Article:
So Lawrence got the irresistible money and the irresistible tits and I got the bungalow. Over the years Lawrence moved from city to city doing PR for unions and banks and phone companies and race tracks. He would divorce and marry three more times before dying of a heart attack at age fifty-seven. I stayed right here in Hannawa. Stayed divorced. Stayed in the morgue. I was named head librarian in May, 1970, the same week those four students were shot by National Guardsmen at Kent State University, not thirty miles down the road from here. Every time I run across those Kent, May 4 shootings files I just boil inside.
Hannawa is a lot different today than it was in the Sixties. The good union jobs are pretty much gone. Almost anybody with money has fled to the suburbs. City Council keeps launching various redevelopment schemes, but the downtown remains a canyon of empty storefronts and the neighborhoods continue to crumble. Only on the west side, in the hills surrounding Hemphill College, are there still some safe and tidy middle-class neighborhoods, including mine.
I’d say the city has lost a good seventy thousand people over the last couple of decades, some to jobs in the New South— Atlanta, Houston, Charlottesville, places like that—but mostly to the city’s own suburbs—Greenlawn and Brinkley, North Hannawa and Hannawa Falls—once beautiful rural townships now choking with strip malls and big showy houses with adjustable mortgages.
While a lot of the factories have closed, Hannawa has one industry that just keeps growing and growing: Evangelism.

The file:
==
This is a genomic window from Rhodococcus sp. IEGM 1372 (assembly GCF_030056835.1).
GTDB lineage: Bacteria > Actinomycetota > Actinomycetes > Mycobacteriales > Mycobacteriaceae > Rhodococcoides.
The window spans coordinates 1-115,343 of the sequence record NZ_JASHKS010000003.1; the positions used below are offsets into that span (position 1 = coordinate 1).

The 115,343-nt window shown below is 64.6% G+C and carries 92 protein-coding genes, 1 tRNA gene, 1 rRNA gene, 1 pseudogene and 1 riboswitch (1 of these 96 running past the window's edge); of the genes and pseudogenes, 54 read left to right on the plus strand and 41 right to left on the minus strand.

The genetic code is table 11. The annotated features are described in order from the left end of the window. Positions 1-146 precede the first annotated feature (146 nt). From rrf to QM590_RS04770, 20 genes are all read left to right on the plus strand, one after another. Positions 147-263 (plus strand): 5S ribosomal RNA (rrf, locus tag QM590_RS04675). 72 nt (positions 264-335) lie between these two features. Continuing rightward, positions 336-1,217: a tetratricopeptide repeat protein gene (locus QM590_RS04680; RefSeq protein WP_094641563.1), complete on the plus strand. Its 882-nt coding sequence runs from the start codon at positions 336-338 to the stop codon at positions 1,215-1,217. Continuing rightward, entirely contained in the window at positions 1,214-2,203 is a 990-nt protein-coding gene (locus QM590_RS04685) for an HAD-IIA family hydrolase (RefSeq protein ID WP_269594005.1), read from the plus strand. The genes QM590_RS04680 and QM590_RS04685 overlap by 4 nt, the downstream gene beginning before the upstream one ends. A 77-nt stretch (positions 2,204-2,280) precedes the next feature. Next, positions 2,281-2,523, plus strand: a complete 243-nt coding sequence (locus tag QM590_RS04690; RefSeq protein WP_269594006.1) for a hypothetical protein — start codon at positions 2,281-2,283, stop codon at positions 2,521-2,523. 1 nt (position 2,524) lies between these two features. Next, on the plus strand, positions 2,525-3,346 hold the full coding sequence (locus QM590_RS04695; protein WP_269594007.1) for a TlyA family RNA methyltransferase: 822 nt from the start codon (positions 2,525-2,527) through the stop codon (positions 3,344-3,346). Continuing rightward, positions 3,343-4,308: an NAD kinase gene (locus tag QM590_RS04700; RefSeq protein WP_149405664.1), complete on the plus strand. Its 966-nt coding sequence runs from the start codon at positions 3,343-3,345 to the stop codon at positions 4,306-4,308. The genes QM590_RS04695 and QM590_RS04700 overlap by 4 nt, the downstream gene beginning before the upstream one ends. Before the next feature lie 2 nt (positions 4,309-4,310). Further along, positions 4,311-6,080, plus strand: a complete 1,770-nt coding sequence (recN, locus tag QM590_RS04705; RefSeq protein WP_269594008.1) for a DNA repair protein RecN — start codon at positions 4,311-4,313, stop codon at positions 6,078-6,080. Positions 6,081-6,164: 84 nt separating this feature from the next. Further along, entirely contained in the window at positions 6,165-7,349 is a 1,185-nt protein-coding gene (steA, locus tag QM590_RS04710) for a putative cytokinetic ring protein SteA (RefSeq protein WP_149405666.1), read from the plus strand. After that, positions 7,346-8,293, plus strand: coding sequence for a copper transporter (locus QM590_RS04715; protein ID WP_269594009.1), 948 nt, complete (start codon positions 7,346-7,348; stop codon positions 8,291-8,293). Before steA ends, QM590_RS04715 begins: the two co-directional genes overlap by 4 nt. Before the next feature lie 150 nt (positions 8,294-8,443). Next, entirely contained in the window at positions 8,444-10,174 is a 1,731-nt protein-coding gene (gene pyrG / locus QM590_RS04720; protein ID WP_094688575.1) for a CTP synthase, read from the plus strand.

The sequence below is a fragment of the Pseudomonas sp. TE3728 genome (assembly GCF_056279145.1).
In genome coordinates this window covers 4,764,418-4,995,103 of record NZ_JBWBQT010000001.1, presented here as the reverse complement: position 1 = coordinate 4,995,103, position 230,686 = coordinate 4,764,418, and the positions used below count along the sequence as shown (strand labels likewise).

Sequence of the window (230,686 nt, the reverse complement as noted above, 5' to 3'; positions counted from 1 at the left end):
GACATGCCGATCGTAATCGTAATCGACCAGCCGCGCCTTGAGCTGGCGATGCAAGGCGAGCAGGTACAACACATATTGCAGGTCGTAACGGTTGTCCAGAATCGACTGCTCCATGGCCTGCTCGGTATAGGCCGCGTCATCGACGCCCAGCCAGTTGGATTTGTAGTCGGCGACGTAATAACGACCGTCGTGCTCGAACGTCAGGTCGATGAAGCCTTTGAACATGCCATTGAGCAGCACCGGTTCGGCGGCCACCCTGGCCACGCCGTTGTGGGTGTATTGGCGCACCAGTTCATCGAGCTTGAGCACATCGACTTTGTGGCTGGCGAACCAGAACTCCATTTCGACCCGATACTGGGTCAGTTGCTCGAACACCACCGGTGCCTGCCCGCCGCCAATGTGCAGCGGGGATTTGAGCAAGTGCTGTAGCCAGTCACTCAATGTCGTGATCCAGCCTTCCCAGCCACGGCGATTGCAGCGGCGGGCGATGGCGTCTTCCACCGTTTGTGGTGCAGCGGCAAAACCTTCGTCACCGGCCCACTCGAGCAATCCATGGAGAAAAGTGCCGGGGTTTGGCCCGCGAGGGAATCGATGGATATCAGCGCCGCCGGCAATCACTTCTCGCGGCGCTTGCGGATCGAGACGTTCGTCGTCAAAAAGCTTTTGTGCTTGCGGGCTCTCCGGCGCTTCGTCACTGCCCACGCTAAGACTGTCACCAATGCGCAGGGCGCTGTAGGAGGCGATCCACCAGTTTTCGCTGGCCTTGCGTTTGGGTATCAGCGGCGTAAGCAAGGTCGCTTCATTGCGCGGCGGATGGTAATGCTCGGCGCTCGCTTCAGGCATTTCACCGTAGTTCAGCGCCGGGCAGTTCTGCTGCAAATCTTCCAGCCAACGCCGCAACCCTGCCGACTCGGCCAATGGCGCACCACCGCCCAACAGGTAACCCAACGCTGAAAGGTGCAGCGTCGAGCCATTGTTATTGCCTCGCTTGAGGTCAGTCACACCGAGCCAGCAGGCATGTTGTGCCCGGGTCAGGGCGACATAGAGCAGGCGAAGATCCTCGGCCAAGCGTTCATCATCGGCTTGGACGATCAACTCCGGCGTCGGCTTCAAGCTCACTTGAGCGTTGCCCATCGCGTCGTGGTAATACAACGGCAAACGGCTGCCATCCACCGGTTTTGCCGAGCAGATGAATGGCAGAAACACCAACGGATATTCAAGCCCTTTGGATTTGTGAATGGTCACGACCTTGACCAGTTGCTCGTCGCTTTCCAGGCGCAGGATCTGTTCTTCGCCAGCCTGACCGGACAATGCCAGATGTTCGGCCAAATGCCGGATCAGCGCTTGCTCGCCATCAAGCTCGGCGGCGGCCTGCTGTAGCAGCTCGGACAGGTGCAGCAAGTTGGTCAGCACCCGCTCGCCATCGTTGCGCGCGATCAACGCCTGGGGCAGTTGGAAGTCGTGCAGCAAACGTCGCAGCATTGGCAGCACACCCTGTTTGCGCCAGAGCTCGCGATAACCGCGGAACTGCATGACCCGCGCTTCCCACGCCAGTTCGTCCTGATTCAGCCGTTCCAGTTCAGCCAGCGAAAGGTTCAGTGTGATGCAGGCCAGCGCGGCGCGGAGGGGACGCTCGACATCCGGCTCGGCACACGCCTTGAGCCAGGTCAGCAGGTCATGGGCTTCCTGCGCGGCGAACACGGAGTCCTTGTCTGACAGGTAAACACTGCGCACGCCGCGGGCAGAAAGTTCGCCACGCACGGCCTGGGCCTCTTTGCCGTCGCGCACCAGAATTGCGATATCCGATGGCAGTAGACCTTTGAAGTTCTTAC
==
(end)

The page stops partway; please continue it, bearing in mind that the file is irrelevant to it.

Hannawa has more evangelists per capita than any city north of the Mason-Dixon Line. I’m not kidding. Several years ago we ran a six-part series on the phenomenon. It seems that all those southerners moving up here in the Fifties and Sixties—whites from Appalachia, blacks from the delta states—brought their own brand of Bible-believing Christianity with them. Preachers in need of flocks made the move north, too, setting up shop in vacant breweries and bowling alleys, anywhere they could put up a row or two of folding chairs. Buddy Wing was one of them. He was a high school dropout from Webster Springs, West Virginia, a young man with a knack for healing both spiritual and physical ailments. He also understood early on that God had permitted the invention of the cathode ray tube for one reason and one reason only: to save souls.
Before tumbling into the fake palms, Buddy Wing was the most well-known TV preacher in Hannawa. But he was hardly the only one. Today, I bet there are a dozen preachers here with their own shows on cable.
Anyway, Hannawa is known for its evangelists. So much so that ever since the paper’s series brought the phenomenon to light, Hannawa has been known as “The Hallelujah City.” I think it’s a hoot, but Mayor Kyle Finn sure doesn’t like it. Of course he can’t say so publicly, but Sylvia Berdache, who covers city hall for us, says hearing that nickname literally turns his orange Irish freckles maroon. She does a wonderful impression of him: “We’re workin’ our arses off trying to build a progressive city here—attractin’ high-tech jobs and foreign investment dollars—and what are we known for? Faith-healin’ hillbillies!” Sylvia claims she actually overheard him say that to a Catholic priest once, at the Feast of the Assumption carnival at St. Patrick’s on West Molamar.
Sylvia didn’t say what the priest’s reaction to the mayor’s blasphemy was, but I’ll tell you mine: People can believe anything they want and worship any way they want—just as long as they stay the hell away from me.
# # #
At four that afternoon, I saw Aubrey McGinty heading toward my desk with the envelopes I’d given her. Her youthful bounce made me nibble on my bottom lip. I’d been much too helpful earlier. Much too friendly. I needed to re-establish my witchiness. “You sure you’re done with those?” I asked sourly. “I don’t like digging out the same stuff twice.”
“I’m pretty sure I Xeroxed everything I need.” “Only pretty sure?”
“If it’ll make you sleep better tonight I could go Xerox some more,” she said.
I’d wanted to see her wilt. But she’d only bloomed. I motioned for her to put the envelopes on my desk. They slid in every direction, one nearly capsizing my end-of-the-day mug of Darjeeling tea.
Before waltzing back to her desk she said something that was going to upset my applecart for months to come: “Maddy, I don’t think Sissy James did it.”